Search This Blog

Monday, August 31, 2009

40% of Somali & Ethiopian Women in Netherlands Genitally Mutilated

August 29, 2009

THE HAGUE, 30/05/09 - Four out of ten Somali and Ethiopian women who give birth in the Netherlands have been genitally mutilated. This is relatively few, Health State Secretary Jet Bussemaker wrote to the Lower House on Friday.

The figures were recorded by research organisation TNO after questioning midwives. The number of cases of female circumcision is fairly low, since nine out of ten women in the countries of origin have been circumcised, Bussemaker reasoned.

To obtain a better picture of female circumcision, the state secretary previously announced that midwives would be registering this form of mutilation. They will also be trained in how to discuss circumcision with families.

I realise that the populace concerned is small, but the percentages are shocking. Criminal. And dont think this is just Islam. Ethiopia is a Christian nation. Christ, what a mess. But there is hope over to the south of Europe. I quote:

Italy plans to launch a campaign to focus attention on Female Genital Mutilation (FGM) in a bid to stem its practice in the country, Equal Opportunities Minister Mara Carfagna said on Wednesday. Some 150 million women are victims of the practice world-wide, with an estimated 35-40 thousand cases in Italy by foreigners living in the country, said Carfagna who called FGM "torture, a barbaric action".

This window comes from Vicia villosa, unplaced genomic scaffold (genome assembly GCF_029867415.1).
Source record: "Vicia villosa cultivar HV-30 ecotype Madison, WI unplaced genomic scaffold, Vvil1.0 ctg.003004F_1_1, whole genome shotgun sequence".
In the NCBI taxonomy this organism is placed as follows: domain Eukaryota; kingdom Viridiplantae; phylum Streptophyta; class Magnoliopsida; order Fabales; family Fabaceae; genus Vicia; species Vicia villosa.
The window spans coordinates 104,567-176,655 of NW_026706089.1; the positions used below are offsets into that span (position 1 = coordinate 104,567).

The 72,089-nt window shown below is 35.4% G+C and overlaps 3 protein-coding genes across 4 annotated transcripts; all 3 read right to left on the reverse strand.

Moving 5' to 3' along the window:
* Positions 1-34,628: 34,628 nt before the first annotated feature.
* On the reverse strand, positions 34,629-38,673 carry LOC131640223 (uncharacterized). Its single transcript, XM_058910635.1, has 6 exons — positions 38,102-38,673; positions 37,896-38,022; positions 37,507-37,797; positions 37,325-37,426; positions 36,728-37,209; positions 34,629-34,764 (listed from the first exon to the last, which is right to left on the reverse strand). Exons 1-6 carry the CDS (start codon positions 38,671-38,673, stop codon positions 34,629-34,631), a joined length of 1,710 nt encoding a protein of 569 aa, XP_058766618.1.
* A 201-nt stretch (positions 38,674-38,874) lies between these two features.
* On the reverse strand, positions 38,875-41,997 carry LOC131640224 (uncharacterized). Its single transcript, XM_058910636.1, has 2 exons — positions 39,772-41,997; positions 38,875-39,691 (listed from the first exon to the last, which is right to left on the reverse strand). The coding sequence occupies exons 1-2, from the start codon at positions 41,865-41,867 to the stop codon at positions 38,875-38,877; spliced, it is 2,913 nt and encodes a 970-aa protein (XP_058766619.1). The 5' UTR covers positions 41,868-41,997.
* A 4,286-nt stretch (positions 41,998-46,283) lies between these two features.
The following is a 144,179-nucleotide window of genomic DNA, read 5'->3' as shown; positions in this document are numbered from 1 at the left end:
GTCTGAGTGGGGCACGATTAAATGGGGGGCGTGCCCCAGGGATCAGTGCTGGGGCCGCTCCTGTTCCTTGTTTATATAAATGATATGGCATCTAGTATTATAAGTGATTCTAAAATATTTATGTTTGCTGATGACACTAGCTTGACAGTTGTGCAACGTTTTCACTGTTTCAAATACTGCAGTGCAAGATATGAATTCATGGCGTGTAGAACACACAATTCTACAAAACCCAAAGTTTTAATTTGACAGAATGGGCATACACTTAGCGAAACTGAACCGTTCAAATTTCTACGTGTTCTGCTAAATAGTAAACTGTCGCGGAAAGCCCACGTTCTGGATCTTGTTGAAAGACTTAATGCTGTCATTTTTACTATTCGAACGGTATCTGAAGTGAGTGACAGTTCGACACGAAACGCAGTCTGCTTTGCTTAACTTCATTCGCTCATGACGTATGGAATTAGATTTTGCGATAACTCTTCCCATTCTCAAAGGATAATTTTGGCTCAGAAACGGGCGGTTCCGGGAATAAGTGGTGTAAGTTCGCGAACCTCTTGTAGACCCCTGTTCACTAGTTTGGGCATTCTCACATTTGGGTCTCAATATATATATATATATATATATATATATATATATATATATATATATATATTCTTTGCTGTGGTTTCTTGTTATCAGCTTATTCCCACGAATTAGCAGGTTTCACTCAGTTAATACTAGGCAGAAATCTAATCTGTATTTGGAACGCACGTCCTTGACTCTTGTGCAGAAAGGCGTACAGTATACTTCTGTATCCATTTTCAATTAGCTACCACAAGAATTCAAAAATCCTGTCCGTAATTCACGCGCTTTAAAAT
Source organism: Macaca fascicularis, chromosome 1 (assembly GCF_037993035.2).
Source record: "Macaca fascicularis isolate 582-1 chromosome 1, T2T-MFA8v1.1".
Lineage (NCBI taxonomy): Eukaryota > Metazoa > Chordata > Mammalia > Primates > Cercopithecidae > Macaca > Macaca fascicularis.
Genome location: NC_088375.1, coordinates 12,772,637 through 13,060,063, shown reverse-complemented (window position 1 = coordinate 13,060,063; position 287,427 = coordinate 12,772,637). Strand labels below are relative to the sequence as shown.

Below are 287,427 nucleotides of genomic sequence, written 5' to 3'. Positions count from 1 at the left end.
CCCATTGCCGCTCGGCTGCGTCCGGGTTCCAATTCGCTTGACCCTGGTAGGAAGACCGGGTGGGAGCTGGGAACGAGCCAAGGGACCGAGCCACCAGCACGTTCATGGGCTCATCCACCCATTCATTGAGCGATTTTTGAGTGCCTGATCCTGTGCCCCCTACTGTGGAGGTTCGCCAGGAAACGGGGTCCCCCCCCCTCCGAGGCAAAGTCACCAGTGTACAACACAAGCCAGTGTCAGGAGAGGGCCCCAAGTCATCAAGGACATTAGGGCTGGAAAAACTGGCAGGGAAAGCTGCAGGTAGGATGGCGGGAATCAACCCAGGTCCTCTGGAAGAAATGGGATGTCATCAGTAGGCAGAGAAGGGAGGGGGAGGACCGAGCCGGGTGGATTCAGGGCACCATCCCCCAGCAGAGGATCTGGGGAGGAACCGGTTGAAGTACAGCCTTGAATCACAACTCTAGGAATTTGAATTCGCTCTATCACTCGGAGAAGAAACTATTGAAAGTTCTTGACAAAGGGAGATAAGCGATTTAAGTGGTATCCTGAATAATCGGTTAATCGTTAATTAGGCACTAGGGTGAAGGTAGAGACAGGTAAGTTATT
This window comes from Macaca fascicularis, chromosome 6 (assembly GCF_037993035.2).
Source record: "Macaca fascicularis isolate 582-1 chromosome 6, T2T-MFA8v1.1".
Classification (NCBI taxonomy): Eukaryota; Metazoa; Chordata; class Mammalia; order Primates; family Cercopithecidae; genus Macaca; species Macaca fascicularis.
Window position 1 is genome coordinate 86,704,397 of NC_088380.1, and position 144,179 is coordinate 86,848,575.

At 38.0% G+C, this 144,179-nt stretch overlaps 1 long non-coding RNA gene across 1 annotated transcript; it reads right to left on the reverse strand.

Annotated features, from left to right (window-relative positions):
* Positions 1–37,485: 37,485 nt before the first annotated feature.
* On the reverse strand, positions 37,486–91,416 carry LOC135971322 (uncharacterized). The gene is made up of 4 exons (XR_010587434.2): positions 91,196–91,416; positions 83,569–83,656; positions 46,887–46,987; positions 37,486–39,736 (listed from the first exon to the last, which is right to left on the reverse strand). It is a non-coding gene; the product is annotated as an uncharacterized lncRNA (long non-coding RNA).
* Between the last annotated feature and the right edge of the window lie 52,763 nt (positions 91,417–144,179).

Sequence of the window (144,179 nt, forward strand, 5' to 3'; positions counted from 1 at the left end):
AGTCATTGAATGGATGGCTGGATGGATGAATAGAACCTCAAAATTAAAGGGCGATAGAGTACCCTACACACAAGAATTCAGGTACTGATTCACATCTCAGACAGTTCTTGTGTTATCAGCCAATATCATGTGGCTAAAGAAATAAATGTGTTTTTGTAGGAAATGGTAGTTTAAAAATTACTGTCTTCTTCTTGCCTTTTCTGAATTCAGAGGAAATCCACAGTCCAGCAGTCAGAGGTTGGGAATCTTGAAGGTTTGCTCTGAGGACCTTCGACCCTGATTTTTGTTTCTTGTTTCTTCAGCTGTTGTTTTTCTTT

The government plans to run a series of ads on state-run television in a bid to convince parents to end the practice.It is also setting up a committee to deal with the problem, which Carfagna said is "an underestimated phenomenon". "I plan to use my ministry's funds to combat and prevent a practice which violates human rights," she told a news conference. The government has already earmarked some 3.5 million euros and plans to add another four million to back 21 projects set up to deal with FGM.

FGM, which is also known as female circumcision, covers a number of different practices, usually involving either removing the clitoris or sewing up the vagina. The most severe form, infibulation, entails both, and accounts for around 15% of all procedures. An estimated 150 million women around the world have undergone genital mutilation, while some 6,000 girls are mutilated every day, according to the London-based human rights organization Amnesty International.

It is practiced in at least 28 African countries, and is also common in some Middle Eastern states, including Egypt, Yemen and the United Arab Emirates. Italy passed a law in January 2006 outlawing FGM. IT lays down jail terms of up to 12 years for those who carry out the procedure on adult women and up to 16 years if it is carried out on a minor or in exchange for money. Doctors caught carrying out FGM are banned from their profession for up to ten years. The law is applicable even if the woman is operated on abroad.